June 12, 2024

Mill Road Thresherman Show slated Aug. 10-13

Placement requested near ad on Indiana A4 and Illinois A5

ALTAMONT, Ill. — Explore a century of farming at the 42nd annual Mill Road Thresherman Show, a working tractor show scheduled Aug. 10-13 at the Effingham County Fairgrounds in Altamont.

This year, John Deere implements are being featured, marking the monumental 100th anniversary of the John Deere D tractor. However, all models are welcome.

The show’s organizers have already received calls from other states saying they are bringing their John Deere implements — particularly the Model 110, John Deere’s first lawn and garden tractor, which is celebrating its 60th anniversary this year after breaking into the market in 1963.

The Mill Road Thresherman Association is a group of men and women whose goal is to preserve and demonstrate farming as their grandfathers and great-grandfathers knew it.

They strive to preserve not only the equipment, but also the techniques those old farmers utilized to plant, harvest and process their crops.

The Mill Road Thresherman Show, co-hosted by the Southern Illinois Green Iron Club, is a place where families can come to enjoy the sights and sounds of farming’s past — not only the thumps and grinds of old equipment, but also the clank of a horse harness, the whish of a spinning wheel, or the sounds of bluegrass filtering over the grounds.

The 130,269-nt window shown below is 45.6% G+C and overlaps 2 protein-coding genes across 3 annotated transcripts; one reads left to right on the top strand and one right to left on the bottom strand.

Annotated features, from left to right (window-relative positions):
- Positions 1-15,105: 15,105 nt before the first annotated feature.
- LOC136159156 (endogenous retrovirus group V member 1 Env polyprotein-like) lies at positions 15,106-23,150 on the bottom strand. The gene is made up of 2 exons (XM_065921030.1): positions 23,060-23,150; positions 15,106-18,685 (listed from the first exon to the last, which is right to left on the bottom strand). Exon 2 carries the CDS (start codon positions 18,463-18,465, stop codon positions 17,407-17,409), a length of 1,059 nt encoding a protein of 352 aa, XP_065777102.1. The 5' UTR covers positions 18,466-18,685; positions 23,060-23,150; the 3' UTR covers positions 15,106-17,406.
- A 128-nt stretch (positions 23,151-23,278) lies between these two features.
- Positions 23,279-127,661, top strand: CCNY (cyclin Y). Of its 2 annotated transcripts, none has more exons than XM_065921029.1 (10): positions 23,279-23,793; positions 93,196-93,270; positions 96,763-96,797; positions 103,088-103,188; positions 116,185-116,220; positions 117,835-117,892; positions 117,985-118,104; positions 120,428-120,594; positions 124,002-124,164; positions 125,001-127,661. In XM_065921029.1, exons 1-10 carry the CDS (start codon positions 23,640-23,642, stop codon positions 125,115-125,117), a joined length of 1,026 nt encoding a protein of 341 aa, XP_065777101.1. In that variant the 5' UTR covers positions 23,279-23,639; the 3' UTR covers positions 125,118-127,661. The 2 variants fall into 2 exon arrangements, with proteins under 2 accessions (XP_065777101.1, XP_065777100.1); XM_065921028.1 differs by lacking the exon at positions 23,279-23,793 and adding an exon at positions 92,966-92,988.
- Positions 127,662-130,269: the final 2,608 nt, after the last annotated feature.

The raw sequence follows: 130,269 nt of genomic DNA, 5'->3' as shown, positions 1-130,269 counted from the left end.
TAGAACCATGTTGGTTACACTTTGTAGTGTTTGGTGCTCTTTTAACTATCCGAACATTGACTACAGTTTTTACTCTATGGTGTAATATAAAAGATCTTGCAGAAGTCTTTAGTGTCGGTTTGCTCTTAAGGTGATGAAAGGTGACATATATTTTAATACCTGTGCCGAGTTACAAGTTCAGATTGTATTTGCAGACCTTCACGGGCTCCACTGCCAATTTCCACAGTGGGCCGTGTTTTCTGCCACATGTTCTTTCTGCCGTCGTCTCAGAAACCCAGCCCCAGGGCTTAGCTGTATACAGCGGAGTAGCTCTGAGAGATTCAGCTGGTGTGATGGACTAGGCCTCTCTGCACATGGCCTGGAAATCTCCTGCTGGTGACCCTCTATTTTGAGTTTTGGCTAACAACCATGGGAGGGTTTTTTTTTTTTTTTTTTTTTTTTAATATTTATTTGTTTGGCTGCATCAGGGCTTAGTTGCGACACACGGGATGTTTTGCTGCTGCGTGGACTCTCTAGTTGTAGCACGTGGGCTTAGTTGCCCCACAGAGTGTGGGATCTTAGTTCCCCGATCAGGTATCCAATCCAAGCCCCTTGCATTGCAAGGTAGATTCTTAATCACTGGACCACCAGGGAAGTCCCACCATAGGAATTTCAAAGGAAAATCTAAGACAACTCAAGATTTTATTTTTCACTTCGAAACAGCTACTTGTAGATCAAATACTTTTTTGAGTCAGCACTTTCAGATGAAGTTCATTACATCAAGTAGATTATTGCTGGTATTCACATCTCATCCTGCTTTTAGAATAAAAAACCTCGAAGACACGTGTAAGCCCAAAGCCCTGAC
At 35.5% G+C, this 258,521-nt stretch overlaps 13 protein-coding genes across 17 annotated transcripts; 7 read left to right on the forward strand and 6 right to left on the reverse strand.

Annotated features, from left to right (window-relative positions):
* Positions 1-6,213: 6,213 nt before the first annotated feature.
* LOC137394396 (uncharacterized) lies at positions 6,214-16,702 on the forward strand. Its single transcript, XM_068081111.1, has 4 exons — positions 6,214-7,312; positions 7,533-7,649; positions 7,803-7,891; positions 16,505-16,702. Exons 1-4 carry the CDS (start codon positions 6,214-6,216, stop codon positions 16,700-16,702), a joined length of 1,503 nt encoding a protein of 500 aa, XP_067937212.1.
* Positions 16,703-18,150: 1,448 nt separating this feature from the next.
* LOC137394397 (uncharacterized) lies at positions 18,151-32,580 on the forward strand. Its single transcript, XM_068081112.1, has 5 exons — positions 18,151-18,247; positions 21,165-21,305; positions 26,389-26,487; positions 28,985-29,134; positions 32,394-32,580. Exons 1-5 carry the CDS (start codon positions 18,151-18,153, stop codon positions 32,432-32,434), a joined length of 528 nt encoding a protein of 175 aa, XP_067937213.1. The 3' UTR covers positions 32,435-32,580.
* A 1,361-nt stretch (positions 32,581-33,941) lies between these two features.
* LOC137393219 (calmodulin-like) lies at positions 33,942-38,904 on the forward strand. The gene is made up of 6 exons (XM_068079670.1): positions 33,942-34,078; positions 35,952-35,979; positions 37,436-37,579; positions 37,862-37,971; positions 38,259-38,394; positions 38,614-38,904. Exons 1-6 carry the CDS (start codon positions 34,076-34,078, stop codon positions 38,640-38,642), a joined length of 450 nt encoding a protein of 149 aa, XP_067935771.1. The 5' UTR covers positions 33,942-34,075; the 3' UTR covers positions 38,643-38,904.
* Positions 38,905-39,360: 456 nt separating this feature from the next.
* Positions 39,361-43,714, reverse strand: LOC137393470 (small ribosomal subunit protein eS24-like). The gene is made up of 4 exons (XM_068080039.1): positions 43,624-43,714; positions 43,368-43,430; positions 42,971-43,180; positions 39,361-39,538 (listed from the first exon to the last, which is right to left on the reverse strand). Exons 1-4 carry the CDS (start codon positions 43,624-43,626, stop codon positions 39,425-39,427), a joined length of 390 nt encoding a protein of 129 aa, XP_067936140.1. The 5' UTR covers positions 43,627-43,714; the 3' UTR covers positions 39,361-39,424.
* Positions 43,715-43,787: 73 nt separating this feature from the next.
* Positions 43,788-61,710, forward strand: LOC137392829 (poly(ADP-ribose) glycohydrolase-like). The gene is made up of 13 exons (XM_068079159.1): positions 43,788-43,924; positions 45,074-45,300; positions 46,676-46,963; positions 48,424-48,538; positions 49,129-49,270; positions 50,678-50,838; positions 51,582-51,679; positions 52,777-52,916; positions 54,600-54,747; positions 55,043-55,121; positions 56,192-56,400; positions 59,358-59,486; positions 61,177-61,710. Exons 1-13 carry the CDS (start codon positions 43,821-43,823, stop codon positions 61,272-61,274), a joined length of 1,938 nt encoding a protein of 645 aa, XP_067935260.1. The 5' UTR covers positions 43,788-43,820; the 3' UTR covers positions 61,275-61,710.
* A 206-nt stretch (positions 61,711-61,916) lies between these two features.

Admission is $8 for a single day or $16 for a weekend pass. Purchase tickets, see the daily schedule and get more details at millroadthresherman.org.

A Brief History

The first Thresherman’s Demonstration was held on July 24, 1982. It was started by neighbors Louis Milleville and Wayne Mueller, who thought it would be fun to thresh wheat and oats with a 1930s-era 2238 McCormick Deering threshing machine owned by Milleville.

The first event took place on what is known as “Mill Road,” which is just south of the I-70 interchange in Altamont.

A group of friends and neighbors gathered together with their antique tractors, implements, hit-and-miss engines, and cars. The day was a big success with over 400 people registered in attendance.

It was decided to move the next show to the Effingham County Fairgrounds, where every show since has been held.

The group also wanted to find a steam engine to use to power the threshing machine. The Blomberg family of Farina owned the nearest operating steam engine and agreed to let the group use it, provided they could find a capable operator.

A local man, Ben Winter, had extensive knowledge and experience in operating steam engines. Winter agreed to run the steamer and an even bigger show was held in 1983.

In order to help organize and operate the next show, the group incorporated as the Mill Road Thresherman Association Inc. on May 1, 1984.

After that year’s show, a charter and bylaws were approved and signed by the three original directors on Oct. 5, 1984. They were Marlin Milleville of Altamont, Ed Jansen of Sigel and Eldo Tate of Stewardson.

Officers elected were President Louis Milleville, Vice President Ben Winter, Secretary Roy Cochran and Treasurer Art Trost.